For this reason, the announcement of a US-ROK working group to better coordinate approaches to North Korea is welcome. It may be possible—and should certainly be a goal—to use this group to link US sanctions relief the North Koreans would find meaningful to South Korean commitments on their own sanctions relief. Co-opting South Korea’s achievements in diplomacy is not the goal; rather, it is to add elements to these concessions to preserve US negotiating capital. Ideally, this working group would also identify the full range of North Korean “asks” for the negotiations, which could then be prioritized according to their difficulty, their permanence, and their strategic value in future talks. The United States would use this menu as the basis for selecting sanctions relief of comparative worth. For Yongbyon, for example, it may be worthwhile to offer relief from measures that would preclude the formation of joint ventures for the production of consumer goods and light manufacturing inside of North Korea. Or, if the North Koreans wish, the United States could follow past precedents with respect to the delivery of fuel oil and food by agreeing to explicitly license a defined list of goods, exempting them from both US primary and secondary sanctions (covering transactions involving US and foreign persons, respectively).
Maintain Balance in Concessions and in Options for Reversal
This last point highlights an additional principle: the need for balance in the concessions made by both sides and, in particular, their options for reversal. Some steps North Korea might take on denuclearization would be inherently reversible while others would be intrinsically harder to reverse. For instance, demolition of a facility is reversible, but only with considerable time, attention and resources. It is also potentially subject to verification and monitoring in a way that, for example, a commitment to forego nuclear weapons-related research may not be. North Korea is unlikely to undertake any destruction of nuclear infrastructure absent a similar level of commitment from the United States. Indeed, the North Koreans have explicitly linked any progress at Yongbyon to the United States taking “corresponding measures in accordance with the spirit of the June 12 US-DPRK Joint Statement.”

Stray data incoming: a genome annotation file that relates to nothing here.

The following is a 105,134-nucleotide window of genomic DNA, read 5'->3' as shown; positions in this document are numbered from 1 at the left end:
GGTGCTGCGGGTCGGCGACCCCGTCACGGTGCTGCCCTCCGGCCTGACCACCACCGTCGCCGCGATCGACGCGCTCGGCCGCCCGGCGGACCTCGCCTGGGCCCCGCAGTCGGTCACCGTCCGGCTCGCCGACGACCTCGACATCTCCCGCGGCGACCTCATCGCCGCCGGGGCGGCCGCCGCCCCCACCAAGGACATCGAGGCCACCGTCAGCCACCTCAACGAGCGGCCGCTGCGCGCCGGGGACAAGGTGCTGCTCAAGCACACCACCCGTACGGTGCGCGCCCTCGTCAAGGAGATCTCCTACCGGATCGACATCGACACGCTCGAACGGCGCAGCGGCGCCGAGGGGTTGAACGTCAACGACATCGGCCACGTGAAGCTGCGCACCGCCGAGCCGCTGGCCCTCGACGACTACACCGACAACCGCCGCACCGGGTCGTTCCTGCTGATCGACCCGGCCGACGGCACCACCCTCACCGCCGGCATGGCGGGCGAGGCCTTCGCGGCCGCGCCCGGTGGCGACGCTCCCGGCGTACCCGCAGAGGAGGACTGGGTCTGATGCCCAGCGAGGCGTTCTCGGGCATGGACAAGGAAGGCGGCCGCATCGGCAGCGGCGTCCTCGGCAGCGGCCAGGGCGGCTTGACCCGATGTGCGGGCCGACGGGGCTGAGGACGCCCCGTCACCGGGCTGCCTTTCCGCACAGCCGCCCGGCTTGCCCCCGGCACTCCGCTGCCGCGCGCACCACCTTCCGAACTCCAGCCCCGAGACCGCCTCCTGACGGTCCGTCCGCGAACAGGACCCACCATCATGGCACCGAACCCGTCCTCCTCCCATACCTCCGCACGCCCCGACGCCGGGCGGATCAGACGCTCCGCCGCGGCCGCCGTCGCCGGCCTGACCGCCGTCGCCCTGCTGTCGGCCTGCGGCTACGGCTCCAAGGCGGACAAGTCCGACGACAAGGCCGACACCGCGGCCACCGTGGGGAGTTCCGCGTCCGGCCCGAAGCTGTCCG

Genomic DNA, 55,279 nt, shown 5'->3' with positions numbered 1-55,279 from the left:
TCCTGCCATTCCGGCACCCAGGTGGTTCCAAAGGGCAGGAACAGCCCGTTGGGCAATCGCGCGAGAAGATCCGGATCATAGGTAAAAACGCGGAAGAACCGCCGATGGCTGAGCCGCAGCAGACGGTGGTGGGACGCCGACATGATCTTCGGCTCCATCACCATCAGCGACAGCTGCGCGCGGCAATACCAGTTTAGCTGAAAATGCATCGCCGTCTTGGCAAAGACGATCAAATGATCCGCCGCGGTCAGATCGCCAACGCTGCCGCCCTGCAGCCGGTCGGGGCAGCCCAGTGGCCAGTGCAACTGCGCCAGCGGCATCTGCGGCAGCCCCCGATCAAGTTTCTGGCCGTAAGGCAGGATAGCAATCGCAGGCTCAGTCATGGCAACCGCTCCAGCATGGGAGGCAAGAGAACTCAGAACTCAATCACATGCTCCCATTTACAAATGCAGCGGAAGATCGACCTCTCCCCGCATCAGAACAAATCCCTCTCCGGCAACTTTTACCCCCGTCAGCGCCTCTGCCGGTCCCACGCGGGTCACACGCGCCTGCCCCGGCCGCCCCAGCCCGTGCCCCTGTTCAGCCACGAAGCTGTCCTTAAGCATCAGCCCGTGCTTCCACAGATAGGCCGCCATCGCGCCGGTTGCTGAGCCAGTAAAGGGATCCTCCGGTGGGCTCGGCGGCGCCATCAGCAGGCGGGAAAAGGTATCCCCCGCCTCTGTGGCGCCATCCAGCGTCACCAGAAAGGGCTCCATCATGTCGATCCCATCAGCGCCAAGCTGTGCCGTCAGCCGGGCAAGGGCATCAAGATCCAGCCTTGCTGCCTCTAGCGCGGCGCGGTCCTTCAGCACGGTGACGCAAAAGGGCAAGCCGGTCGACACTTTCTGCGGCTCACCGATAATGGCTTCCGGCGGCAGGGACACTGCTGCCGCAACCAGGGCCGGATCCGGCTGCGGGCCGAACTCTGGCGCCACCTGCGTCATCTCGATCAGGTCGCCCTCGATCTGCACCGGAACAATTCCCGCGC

The same sorts of problems are present with respect to sanctions.
In the first instance, they are stickier to remove than they might seem, at least in practical terms, and their negative effects on business tend to linger after sanctions have been lifted. The Iran case here is very instructive. After removing sanctions, some believed that Iran would rapidly obtain the benefits of access to the global economy. Opponents of the JCPOA, in particular, emphasized the likelihood of quick Iranian reintegration into the global economy and the protection it would provide from future pressure and the re-imposition of sanctions. However, these assumptions were proven wrong as foreign businesses and banks sought to avoid Iran until they were confident the JCPOA would remain in place, a point never really reached with Donald Trump’s election to the presidency in November 2016, less than 11 months after the JCPOA was formally implemented.